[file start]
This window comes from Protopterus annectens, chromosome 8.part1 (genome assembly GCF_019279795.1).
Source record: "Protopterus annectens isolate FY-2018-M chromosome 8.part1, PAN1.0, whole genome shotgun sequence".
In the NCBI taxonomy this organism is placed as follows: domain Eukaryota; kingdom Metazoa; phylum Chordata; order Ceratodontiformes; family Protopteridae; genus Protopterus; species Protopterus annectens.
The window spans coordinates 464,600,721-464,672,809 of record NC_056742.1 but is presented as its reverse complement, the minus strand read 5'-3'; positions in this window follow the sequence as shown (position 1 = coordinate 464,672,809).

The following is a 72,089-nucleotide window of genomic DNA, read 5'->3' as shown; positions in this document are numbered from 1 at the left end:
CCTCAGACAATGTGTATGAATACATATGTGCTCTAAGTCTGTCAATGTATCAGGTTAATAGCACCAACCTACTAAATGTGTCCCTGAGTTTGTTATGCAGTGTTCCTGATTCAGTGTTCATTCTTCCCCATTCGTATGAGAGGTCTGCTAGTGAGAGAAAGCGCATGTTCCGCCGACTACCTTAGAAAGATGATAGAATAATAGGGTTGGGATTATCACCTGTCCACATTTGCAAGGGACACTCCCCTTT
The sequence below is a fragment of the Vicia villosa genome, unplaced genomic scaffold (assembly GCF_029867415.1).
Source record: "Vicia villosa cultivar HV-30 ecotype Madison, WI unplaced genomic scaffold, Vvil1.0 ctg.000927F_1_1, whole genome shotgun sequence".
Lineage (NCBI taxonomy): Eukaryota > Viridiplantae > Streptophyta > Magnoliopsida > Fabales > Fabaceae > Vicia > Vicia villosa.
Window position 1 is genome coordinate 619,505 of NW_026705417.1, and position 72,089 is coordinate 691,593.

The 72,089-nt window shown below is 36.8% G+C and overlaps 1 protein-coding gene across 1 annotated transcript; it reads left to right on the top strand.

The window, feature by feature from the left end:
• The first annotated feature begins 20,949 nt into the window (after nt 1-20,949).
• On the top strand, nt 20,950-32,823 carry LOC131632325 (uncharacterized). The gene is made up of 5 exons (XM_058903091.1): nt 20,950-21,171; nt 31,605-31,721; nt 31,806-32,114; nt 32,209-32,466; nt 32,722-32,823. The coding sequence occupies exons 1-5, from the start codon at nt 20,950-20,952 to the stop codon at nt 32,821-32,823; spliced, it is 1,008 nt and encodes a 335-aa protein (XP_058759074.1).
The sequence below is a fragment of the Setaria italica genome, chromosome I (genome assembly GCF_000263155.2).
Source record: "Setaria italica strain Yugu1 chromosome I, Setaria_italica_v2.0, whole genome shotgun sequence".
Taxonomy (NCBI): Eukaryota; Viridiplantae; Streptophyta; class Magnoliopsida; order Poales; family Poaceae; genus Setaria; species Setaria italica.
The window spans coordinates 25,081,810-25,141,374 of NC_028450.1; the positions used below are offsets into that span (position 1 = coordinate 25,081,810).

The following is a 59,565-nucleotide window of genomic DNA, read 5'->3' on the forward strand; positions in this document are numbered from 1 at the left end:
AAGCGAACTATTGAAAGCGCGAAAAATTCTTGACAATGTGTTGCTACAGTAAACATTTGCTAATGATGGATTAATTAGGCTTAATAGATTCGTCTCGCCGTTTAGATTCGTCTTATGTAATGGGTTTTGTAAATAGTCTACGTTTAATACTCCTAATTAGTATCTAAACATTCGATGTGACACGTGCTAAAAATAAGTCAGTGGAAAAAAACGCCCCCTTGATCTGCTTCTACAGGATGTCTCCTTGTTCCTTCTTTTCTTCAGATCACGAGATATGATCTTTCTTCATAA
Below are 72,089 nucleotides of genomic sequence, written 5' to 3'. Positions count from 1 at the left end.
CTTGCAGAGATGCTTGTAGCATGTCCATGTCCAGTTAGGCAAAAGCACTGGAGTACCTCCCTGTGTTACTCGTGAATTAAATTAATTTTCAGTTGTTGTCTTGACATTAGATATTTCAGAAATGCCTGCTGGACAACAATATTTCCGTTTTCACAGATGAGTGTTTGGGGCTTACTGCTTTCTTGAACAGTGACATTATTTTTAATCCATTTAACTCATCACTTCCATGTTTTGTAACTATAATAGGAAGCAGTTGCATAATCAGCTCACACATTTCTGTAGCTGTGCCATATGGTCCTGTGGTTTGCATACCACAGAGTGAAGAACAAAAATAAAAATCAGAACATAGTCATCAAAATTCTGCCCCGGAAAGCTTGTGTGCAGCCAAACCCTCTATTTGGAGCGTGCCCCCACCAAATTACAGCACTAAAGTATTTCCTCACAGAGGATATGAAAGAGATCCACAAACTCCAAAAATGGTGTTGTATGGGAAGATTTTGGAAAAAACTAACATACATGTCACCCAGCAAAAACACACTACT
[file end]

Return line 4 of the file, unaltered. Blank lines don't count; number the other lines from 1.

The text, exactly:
The window spans coordinates 464,600,721-464,672,809 of record NC_056742.1 but is presented as its reverse complement, the minus strand read 5'-3'; positions in this window follow the sequence as shown (position 1 = coordinate 464,672,809).